• Mount Pinatubo, Philippines, 1990 (VEI 6)
  • Tambora, Indonesia, 1815 (VEI 7)

Volcanic eruption threatens economic activity mainly through ash clouds, which can continue to cause disruption a long way from the volcano itself. Therefore, cities that are unlikely to be directly exposed to a volcanic eruption could still experience indirect effects due to power, internet, satellite, air traffic or other logistics disruptions. Furthermore, volcanic winters can occur when enough volcanic ash, sulfuric acid and water block the sun and cause temperatures to drop. We have considered the impact of a volcanic winter in the modelling for our most extreme scenario.

The economic vulnerability of each city has also been modelled based on the quality of its physical assets (buildings and infrastructure) and resilience to recover from the initial GDP shock is dependent on the socioeconomic resilience assessment of each city. 

The results of this analysis for each city have then been aggregated up to generate the country or regional level losses. Country level losses include any major volcano within their borders. 

For the global scenario we have assumed a volcano in the United States erupts: the US suffers both physical damage and supply chain effects while other countries are affected by the impact on global supply chain only.


Sector risk

Which sectors might be most at risk?


Aviation is likely to suffer most in the immediate aftermath of an eruption as flights are grounded until the ash cloud dissipates. Losses can build as airlines face business disruption through cancelled flights, rerouting customers and returning stranded aircraft to home airports. Other modes of transport may also be susceptible depending on infrastructure damage. There will likely be knock-on impacts on supply chains across all sectors if goods cannot be transported.


The communications sector could also expect to see disruption as ash clouds may damage sensitive communication equipment, or cable damage may prevent internet access for areas.

Retail and food and drink

In addition to the short term supply chain disruptions, long-term impacts may be felt through food instability caused by weather events, causing scarcity and price rises, and reducing consumers’ disposable income and shifting spending habits.


As well as having to deliver an emergency response, healthcare providers in the region directly affected by an eruption could also suffer business disruption and backlogs due to potential power and internet outages.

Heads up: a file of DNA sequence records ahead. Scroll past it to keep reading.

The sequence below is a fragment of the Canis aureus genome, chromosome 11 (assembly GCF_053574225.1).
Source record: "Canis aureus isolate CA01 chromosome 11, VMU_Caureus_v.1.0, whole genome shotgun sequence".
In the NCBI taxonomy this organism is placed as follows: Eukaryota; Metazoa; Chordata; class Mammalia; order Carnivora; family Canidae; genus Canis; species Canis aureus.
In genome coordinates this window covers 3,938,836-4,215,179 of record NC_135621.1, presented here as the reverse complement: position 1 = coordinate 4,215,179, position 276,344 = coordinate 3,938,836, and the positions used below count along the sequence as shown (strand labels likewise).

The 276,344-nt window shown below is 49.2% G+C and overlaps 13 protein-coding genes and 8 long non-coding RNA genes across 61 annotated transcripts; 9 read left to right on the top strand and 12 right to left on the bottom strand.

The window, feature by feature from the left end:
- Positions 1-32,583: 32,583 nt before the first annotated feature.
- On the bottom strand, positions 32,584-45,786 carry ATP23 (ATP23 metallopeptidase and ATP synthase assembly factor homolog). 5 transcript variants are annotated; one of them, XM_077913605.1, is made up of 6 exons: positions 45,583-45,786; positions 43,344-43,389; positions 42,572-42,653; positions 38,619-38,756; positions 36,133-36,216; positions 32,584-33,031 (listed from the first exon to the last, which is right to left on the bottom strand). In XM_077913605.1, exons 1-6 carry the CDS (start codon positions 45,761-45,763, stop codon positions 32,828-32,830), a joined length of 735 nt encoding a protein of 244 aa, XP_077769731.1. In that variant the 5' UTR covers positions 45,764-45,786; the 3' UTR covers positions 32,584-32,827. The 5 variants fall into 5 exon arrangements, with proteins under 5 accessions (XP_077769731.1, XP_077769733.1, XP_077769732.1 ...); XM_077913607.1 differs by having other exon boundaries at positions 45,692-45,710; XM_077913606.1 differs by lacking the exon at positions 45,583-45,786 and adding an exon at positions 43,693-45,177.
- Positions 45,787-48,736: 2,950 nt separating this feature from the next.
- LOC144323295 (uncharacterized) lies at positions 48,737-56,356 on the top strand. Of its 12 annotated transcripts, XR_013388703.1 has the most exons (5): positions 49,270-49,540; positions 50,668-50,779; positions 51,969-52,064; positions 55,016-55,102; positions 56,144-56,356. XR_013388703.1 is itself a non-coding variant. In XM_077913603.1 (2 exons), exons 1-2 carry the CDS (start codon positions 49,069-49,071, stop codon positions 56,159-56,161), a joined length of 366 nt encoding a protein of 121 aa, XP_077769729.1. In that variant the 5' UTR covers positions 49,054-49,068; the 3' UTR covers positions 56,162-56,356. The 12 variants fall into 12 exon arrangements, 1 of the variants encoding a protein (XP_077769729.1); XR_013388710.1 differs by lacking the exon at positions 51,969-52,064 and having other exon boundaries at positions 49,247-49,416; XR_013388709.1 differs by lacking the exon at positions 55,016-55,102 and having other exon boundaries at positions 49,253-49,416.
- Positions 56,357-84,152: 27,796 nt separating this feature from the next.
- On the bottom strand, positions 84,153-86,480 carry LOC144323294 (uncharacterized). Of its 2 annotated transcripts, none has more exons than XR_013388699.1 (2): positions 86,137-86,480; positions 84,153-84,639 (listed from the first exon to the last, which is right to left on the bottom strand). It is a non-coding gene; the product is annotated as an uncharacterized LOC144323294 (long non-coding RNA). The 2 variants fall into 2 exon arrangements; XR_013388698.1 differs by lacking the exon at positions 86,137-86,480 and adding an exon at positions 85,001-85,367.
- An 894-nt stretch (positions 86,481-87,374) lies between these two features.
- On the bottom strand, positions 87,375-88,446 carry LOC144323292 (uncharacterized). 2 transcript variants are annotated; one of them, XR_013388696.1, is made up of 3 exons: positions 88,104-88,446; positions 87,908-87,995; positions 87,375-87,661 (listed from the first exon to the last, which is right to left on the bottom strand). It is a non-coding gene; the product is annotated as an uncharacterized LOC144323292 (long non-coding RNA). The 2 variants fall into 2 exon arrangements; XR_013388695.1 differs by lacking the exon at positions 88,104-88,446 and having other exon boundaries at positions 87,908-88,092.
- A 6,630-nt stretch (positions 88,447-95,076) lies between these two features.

How can risk owners respond?

The rarest and most extreme volcanic eruptions can be colossal and little can be done to prepare for direct impacts such as lava flow or ash clouds. However for the majority of incidents, the worst impacts can be managed or mitigated.

To prepare, businesses should work with their insurers and brokers to work out how exposed they are to this risk across their operations and what realistic losses could look like. Preservation of life is the top priority, so businesses likely to be at risk from direct volcanic impact can provide training for emergencies to make sure safety procedures are well understood by employees.

Prepare for the fallout: Faced with an eruption from one of the Decade Volcanoes, there would be serious economic consequences. Businesses might be affected in a similar way to a global systemic food shortage, for example. By modelling their risk based on their exposure to other potentially systemic risks, businesses can create a broad plan of action to cope with a volcanic eruption.

Financial challenges: As with many other systemic risks, there is likely to be economic uncertainty in the wave of an extreme event. That means investments – particularly in directly affected industries such as aviation – could dip. Anticipating which sectors are most likely to be affected and managing exposures accordingly could help to avoid the worst impacts.

Download the key insights

We have consolidated the insight and key financial data from this scenario in a summary takeaway document.

Explore the impact of volcanic eruption

The role of insurance

How can insurance help build resilience against the devasting impacts of natural perils like volcanic eruptions?

Additional insight from the scenario

For additional insight on the effects of volcanic eruptions.

The scenario narrative

Understand how these events could take place


This report has been produced by Lloyd's Futureset and Cambridge Centre for Risk Studies for general information purposes only. 

While care has been taken in gathering the data and preparing the report Lloyd's and Cambridge Centre for Risk Studies do not, severally or jointly, make any representations or warranties on behalf of themselves or others as to its accuracy or completeness and expressly exclude to the maximum extent permitted by law all those that might otherwise be implied.

Lloyd's and Cambridge Centre for Risk Studies accept no responsibility or liability for any loss or damage of any nature occasioned to any person as a result of acting or refraining from acting as a result of, or in reliance on, any statement, fact, figure or expression of opinion or belief contained in this report. This report does not constitute advice of any kind.

Note that this report does not seek to replace or inform any of the mandatory scenarios which Lloyd’s publishes to support the Realistic Disaster Scenario exercises managing agents are required to undertake in respect of the syndicates managed by them.